MOON by Simaudio Neo 230HAD Headphone Amplifier / DAC Review

by Michael Liang

The Dynamic Dual

I am often asked by readers to recommend a “good” headphone amplifier. One that’s within reach for a beginner audiophile with a small collection of high-end headphones. This is a difficult question to answer because there are literally hundreds of makes and models, in all price points, that one could choose from today. 

The Simaudio MOON Neo 430HAD was my first experience with a Simaudio product. It impressed me so much that I ended up buying the review unit for personal use and also as the reference headphone amplifier for reviewing purposes. Since the Neo 430HAD would set you back $4300, it is not for someone just getting their feet wet in the hobby. It turns out that Simaudio makes a pint-sized headphone amplifier for $1499 – MOON Neo 230HAD. Going through the deets on Simaudio’s website and the 230HAD’s owner’s manual, the little guy is nearly as full-featured and impressively spec as its big brother. 

from owner's manual:

“Single-ended inputs (RCA) x 1, Mini-jack input x 1, Digital Inputs: S/PDIF (RCA) x 2, USB x 1, Toslink x 1, up to Quadruple (11.2896MHz) DSD256 DAC, up to 1W @50 Ohms, 1.25Ω output impedance, dynamic range 118dB, signal-to-noise 114dB @full output”

Time For A Closer Look

The MOON Neo 230HAD is desk friendly at only 7” wide – half the width of its big brother. Fit and finish of the all-aluminium chassis equals to the 430HAD. Quality-philes will not be disappointed by the smooth, solid feel of the analog volume knob. Getting the amp up and singing is easy. A single USB cable to my MacBook, AC power (both are Nordost Heimdall2) and my old friend the Sennheiser HD800 headphones, and I am off to the races. This literally takes less than a minute. This pairing proves to be stellar. HD800 is known to be a little edgy in the highs and bass shy – not the case with the Neo 230HAD. The amplifier has a warm and natural sound similar to a vacuum tube amp sans the occasional tube noises and warmup time. In Bon Jovi’s This Left Feels Right album (an acoustic rendition of his popular ’80s classics). His voice sounds intimate, front and center in the soundstage. Instruments in the mix reach beyond the headphones. Whoever says headphone listening does not compare to speakers has not tried this setup. The synergy between Sennheiser HD800 and MOON Neo 230HAD is nothing less than stellar. I wonder if the HD800 was one of the reference headphones used in the amplifier’s development. 

Also in the lab is the new ENIGMAcoustics Dharma D1000 headphones. This is not your typical dynamic driver or planar magnetic headphone. ENIGMAcoustics came up with a way to marry an electrostatic super tweeter with a 52mm dynamic driver. They call it Electrostatic/Dynamic Hybrid. The result is very good. Dharma D1000 sounds fuller with more pronounced mid-bass compared to Sennheiser HD800. Pairing Dharma D1000 with the Neo 230HAD gave me a musical listening experience, more forgiving on the recording quality than with the Sennheiser HD800.

Hidden Easter Egg

One feature that we are starting to see less and less of on amps/DAC at this price point is the optical (TOSLINK) input. Users of Sonos Connect or Apple’s $99 Airport Express (AE) set up to stream music wirelessly over the home network would appreciate the optical input. For the majority of the evaluation period, the Neo 230HAD served very well as my bedside listening station using an AE setup to stream music via iTunes from my headless (no monitor) MacMini in the living room. My entire music library, including internet radio, can be controlled on an iPhone/iPad with the iTunes Remote app from Apple. An easter egg I found hidden in the DAC is the ability to play music from an iPhone/iPad (Apple’s Lightning to USB camera adapter required). The playback resolution is limited to 24-bit/48kHz through the stock Apple Music app, but you can get a third-party app (Onkyo HF Player) for Hi-Res files up to Quad DSD. If you subscribe to Apple Music or TIDAL, you now have a record store in the palm of your hand. Enjoy endless music through the great-sounding 32-bit/384kHz Hi-Res DAC. The one thing I wish the Neo 230HAD has is automatic input selection. This would save my lazy butt from having to physically press the input selection button to go between optical, USB and analog. I know, first-world problems.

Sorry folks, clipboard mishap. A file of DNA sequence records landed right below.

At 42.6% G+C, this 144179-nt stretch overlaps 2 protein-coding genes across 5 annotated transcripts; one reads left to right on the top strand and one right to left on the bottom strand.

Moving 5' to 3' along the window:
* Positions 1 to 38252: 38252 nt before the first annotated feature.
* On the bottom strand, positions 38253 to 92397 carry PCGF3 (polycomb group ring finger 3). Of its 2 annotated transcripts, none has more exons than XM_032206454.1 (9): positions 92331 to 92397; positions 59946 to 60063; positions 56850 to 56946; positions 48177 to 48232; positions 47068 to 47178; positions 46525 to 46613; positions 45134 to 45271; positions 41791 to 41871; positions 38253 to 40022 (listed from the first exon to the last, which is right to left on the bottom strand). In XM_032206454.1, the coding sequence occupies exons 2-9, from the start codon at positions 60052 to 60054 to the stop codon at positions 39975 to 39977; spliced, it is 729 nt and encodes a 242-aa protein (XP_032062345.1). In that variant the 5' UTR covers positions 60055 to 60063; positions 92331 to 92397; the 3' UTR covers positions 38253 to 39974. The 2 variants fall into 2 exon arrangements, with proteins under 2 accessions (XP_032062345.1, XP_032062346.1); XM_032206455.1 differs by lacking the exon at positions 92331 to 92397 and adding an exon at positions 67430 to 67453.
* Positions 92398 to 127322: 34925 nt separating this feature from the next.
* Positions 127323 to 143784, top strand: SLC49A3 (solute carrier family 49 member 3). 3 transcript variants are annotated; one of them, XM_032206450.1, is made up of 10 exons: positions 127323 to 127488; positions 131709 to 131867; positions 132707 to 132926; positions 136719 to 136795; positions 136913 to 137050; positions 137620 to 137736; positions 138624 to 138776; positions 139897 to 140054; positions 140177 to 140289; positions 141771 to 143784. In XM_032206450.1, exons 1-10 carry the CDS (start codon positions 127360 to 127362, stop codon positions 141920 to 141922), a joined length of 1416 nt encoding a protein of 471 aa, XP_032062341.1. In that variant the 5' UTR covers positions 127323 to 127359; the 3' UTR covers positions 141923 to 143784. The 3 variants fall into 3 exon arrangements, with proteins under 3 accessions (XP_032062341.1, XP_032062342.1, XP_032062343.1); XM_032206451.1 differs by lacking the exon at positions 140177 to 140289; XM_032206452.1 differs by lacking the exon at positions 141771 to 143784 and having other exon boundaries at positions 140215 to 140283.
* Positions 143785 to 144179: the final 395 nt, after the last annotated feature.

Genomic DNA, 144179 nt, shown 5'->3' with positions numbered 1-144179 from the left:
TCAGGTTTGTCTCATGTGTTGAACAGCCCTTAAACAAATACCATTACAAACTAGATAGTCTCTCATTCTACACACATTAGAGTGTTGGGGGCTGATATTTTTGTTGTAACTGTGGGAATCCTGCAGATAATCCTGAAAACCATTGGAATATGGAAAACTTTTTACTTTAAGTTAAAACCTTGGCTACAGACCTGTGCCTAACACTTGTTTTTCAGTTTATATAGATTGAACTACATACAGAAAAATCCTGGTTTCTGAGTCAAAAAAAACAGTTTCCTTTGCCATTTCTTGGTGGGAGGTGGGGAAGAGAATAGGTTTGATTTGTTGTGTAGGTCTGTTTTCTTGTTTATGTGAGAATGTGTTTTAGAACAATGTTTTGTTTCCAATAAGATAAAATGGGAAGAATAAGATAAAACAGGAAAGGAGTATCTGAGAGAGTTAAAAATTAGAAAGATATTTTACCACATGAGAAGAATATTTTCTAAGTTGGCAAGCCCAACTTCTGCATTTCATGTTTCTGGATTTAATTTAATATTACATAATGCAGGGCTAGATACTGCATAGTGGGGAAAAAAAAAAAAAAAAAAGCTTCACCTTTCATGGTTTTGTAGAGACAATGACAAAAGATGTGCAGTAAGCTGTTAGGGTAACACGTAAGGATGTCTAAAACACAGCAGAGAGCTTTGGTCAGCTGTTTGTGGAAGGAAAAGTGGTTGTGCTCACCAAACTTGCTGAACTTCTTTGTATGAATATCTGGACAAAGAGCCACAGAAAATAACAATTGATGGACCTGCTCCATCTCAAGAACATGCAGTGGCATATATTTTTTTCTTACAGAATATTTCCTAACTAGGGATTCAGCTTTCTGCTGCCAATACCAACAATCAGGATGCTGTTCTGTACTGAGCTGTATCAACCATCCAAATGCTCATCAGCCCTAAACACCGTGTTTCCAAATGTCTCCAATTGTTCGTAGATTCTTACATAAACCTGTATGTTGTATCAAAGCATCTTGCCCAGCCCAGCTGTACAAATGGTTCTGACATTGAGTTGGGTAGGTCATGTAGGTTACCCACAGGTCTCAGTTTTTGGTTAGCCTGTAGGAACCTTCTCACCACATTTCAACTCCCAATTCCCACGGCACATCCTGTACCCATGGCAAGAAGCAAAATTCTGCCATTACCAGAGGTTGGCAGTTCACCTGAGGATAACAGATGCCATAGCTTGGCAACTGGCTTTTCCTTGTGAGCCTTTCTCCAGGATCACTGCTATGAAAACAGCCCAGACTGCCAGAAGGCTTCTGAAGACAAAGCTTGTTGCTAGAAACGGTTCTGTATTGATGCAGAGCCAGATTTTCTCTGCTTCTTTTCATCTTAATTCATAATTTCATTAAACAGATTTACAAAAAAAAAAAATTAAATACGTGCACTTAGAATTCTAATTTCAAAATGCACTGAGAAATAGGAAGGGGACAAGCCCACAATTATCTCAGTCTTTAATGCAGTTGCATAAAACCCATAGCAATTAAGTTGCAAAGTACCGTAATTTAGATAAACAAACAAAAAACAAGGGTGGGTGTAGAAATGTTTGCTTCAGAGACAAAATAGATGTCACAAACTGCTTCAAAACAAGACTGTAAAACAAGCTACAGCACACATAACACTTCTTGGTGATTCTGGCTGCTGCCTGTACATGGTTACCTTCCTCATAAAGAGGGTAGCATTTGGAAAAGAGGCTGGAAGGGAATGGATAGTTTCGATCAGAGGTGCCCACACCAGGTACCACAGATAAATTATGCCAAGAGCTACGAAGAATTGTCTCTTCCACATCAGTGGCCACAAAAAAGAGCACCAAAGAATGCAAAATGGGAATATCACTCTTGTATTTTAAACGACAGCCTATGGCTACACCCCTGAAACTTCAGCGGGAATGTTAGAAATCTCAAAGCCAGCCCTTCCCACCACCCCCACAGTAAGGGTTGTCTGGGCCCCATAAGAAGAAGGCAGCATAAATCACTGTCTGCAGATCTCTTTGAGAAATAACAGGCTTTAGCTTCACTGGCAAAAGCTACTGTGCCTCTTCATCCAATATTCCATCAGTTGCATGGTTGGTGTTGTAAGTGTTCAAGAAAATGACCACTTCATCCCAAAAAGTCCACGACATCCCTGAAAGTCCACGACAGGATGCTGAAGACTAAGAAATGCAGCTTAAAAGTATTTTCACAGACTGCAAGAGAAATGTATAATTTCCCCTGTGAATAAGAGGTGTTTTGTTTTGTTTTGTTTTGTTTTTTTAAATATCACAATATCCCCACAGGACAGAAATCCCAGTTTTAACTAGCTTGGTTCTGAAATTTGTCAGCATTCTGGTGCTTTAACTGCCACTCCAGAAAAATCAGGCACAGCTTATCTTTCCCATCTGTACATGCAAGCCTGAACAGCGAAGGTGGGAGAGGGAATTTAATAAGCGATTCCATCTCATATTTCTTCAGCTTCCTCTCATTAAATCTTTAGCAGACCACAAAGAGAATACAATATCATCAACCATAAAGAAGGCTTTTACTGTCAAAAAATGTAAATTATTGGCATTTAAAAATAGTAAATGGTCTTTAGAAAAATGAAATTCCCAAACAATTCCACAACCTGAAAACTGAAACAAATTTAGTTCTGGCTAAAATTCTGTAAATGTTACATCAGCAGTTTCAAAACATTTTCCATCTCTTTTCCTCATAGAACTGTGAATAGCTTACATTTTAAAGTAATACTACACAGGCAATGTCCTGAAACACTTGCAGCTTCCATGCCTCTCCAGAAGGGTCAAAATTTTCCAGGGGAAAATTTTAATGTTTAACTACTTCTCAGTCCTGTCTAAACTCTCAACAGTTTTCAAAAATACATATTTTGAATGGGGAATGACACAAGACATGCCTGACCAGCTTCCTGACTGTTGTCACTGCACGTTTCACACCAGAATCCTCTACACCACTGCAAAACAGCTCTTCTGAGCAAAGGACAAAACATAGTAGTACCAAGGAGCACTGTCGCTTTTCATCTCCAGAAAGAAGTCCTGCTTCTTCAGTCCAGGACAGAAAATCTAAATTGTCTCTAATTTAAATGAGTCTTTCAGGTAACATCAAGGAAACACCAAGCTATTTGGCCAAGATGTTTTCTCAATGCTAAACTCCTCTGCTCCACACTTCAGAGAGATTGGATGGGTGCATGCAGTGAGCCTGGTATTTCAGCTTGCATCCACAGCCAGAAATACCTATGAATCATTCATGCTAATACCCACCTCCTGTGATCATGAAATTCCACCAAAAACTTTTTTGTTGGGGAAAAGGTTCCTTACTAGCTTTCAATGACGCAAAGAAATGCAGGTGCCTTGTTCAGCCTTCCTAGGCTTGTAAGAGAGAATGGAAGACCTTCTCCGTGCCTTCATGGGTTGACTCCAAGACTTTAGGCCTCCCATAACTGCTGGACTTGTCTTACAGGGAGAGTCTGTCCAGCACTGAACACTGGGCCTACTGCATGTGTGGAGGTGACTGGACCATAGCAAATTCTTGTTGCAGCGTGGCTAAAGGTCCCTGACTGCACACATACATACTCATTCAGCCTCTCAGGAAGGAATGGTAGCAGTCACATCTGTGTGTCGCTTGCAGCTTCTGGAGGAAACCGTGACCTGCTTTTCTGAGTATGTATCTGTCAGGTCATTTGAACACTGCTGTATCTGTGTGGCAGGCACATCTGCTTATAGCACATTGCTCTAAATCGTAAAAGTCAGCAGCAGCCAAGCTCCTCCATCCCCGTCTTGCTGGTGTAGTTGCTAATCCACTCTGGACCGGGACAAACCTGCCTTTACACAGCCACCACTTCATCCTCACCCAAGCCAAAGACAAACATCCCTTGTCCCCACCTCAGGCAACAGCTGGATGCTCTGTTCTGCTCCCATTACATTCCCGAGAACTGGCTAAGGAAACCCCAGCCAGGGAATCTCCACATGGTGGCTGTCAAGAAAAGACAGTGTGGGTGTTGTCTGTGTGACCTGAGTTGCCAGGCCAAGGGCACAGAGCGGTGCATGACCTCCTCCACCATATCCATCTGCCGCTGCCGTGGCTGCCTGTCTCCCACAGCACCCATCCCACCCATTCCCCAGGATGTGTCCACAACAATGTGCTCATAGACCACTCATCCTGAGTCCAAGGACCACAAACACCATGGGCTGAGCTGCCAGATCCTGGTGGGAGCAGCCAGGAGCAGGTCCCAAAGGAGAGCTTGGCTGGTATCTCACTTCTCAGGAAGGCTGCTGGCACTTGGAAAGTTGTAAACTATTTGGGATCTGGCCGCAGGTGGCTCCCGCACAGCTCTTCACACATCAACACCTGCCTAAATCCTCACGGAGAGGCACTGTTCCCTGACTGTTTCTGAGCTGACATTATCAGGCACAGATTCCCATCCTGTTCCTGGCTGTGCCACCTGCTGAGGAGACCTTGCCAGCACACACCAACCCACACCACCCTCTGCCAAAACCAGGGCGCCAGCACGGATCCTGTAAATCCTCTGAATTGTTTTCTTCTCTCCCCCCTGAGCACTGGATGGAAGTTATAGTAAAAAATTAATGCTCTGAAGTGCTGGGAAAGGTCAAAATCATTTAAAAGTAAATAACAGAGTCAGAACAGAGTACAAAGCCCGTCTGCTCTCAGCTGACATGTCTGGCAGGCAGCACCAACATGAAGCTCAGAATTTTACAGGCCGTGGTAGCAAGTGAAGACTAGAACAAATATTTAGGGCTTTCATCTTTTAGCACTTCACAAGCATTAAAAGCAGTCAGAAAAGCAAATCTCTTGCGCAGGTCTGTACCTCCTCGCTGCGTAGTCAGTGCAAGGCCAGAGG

Screenshot: iTunes Remote app

Screenshot: iTunes Remote app

Screenshot: Music app on iPhone

Screenshot: Music app on iPhone

Screenshot: Onkyo HF Player app

Screenshot: Onkyo HF Player app

Return On Investment

I threw the AKG K701, Grado RS1i, HiFiMan Edition X, beyerdynamic T1 2nd gen, Sony MDR-Z7 with Kimber Kable upgrade, Sennheiser HD650 and Oppo PM-1 headphones at the Neo 230HAD. They all pair really well with plenty of power and headroom to play loud. There was never a time in the review that I felt the urge to go back to my 430HAD. For anyone who has a small collection of headphones and doesn’t need balanced input / outputs, the Neo 230HAD is an exceptional performer at an outstanding value.


MOON by Simaudio Neo 230HAD retails for $1499.

Corporate Headquarters:
Simaudio Ltd.
1345 Newton Rd.
Boucherville, Quebec